46 Sixth Street
Apalachicola, FL 32329
P.O. Box 267
Apalachicola, FL 32329
|Sunday - Monday, Thursday - Saturday||9 AM - 5 PM|
except Thanksgiving, Christmas and New Year's Day.
museum admission fee
General Admission: $2
Children under 5: Free
Sandy Madsen, Park Ranger
Willie McNair, Park Ranger
Welcome to John Gorrie Museum State Park! While visiting historic Apalachicola, let Ranger Willie McNair interpret the local history and contributions made by famous resident Dr. John Gorrie. Plan a visit to the other areas managed by the Florida Park Service; The Orman House, Chapman Gardens, and the Three Soldiers Detail. They are also located in Apalachicola and St. George Island State Park is just across the bay.
A young physician named John Gorrie moved to Apalachicola in the early 1800s when it was a prominent port of trade, commerce, and shipping in Florida. Gorrie served as postmaster, city treasurer, town councilman, and bank director. Concern for his yellow fever patients motivated Gorrie to invent a method for cooling their rooms. He became a pioneer in the field of air conditioning and refrigeration by inventing a machine that made ice, and received the first U.S. Patent for mechanical refrigeration in 1851. A replica of his ice-making machine is on display at the museum, as well as exhibits chronicling the colorful history of Apalachicola, which played an important role in Florida's economic development.
The coming of railroads in the 1850s affected Apalachicola's role in the formerly lucrative cotton trade. The town's dwindling economy was further shattered during the Civil War by a blockade that sealed off the harbor. The economy remained affected until a decade after the war, when a thriving lumber industry developed to revive the town's income. The town rode the crest of the lumber boom until 1930, when the Apalachicola River floodplain was stripped of cypress. Facing another economic crash, Apalachicola began to capitalize on a readily available natural resource. The bay had been a source of sponges and seafood since the early settlement days and seafood canning became the tow's main industry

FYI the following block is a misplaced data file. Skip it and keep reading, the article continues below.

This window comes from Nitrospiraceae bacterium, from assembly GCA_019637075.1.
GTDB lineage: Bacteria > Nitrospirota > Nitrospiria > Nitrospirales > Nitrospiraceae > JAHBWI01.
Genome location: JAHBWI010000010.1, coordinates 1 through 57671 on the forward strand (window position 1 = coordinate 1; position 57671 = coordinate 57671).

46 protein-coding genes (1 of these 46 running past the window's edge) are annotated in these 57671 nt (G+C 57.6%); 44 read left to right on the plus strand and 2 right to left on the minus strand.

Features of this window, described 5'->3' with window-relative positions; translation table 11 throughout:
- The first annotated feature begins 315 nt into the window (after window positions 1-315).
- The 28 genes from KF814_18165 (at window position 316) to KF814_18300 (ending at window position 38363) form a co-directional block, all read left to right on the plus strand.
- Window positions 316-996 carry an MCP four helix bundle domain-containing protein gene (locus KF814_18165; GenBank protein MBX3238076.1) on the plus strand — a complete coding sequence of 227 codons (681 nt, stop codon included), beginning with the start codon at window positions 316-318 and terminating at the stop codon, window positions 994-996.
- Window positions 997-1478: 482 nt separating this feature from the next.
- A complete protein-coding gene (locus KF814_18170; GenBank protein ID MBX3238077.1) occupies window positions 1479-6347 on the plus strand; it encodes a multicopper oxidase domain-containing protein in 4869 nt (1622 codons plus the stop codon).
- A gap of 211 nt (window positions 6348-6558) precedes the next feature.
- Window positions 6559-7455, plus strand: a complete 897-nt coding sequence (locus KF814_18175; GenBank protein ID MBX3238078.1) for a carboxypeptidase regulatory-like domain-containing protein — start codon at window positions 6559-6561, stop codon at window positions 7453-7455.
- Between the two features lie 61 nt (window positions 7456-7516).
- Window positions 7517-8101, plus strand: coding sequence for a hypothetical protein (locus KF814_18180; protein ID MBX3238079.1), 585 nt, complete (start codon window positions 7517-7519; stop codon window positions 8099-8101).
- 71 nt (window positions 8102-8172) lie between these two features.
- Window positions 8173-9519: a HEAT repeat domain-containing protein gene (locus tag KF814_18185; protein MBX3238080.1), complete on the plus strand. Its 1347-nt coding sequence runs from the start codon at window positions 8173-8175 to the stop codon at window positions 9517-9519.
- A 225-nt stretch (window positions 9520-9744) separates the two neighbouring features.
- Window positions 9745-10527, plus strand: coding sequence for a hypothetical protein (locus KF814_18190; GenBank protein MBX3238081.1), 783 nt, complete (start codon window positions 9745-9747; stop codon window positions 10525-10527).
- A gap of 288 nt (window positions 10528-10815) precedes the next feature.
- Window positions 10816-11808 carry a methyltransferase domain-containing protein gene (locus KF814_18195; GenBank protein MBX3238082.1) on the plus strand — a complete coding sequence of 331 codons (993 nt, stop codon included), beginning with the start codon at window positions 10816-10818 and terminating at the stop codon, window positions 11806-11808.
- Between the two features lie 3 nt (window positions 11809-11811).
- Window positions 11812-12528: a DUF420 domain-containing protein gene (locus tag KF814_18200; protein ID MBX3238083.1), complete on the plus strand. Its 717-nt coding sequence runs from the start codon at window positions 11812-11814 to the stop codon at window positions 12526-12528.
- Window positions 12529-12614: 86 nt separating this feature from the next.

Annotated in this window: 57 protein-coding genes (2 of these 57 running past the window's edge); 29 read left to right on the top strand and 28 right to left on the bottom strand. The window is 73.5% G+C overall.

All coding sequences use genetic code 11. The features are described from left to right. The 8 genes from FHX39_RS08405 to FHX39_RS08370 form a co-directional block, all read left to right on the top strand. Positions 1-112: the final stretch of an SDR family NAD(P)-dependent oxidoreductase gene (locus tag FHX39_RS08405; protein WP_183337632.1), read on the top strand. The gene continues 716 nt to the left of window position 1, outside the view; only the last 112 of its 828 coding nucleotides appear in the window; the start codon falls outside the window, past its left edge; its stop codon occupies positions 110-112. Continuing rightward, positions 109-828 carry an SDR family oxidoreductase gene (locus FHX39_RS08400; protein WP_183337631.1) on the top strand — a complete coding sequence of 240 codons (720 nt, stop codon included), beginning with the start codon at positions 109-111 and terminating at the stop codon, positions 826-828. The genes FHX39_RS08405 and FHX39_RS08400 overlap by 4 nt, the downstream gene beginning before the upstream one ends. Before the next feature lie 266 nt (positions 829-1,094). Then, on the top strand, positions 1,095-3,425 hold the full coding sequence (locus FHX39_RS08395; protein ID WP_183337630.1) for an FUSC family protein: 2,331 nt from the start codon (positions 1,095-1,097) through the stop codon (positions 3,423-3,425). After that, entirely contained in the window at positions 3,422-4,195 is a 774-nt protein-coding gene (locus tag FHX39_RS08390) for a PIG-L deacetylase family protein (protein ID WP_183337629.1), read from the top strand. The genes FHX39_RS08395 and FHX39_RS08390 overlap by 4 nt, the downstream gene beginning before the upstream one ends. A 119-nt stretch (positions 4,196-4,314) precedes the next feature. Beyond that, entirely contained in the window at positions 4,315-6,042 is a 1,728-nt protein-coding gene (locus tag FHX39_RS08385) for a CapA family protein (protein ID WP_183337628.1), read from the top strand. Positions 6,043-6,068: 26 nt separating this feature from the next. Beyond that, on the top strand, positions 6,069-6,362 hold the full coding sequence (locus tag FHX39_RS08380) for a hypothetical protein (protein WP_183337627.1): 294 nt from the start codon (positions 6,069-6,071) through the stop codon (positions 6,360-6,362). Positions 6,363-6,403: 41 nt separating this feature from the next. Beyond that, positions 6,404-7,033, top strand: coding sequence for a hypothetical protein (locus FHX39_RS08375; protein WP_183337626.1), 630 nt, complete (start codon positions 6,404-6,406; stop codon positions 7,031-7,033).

A true citizen of Apalachicola: Arriving in 1833 and remaining until his death in 1855, Dr. John Gorrie, a brilliant physician and inventor, developed a refrigeration unit used to cool the rooms of yellow fever patients. His machine laid the groundwork for modern refrigeration and air conditioning and was the first patented ice machine.
Yellow Fever was a mysterious, vicious disease that claimed up to 70 percent of its victims. Symptoms began with shivering, high fever, insatiable thirst, savage headaches and severe back and leg pains. In a day or so, the restless patient became jaundiced, turning yellow. In the terminal stages, patients spit up blood, blood temperatures dropped, pulse faded and the comatose patient, who was cold to the touch, would die in eight to 10 hours. Victims were buried as quickly as possible. Areas were quarantined and yellow flags flown. Gauze was hung over beds to filter air, handkerchiefs were soaked in vinegar and garlic was worn in shoes. Bed linens and compresses were soaked in camphor and sulfur was burned in outdoor smudge pots. Gunpowder was burned and cannons were fired. When it was over, cleaning and fumigation began.
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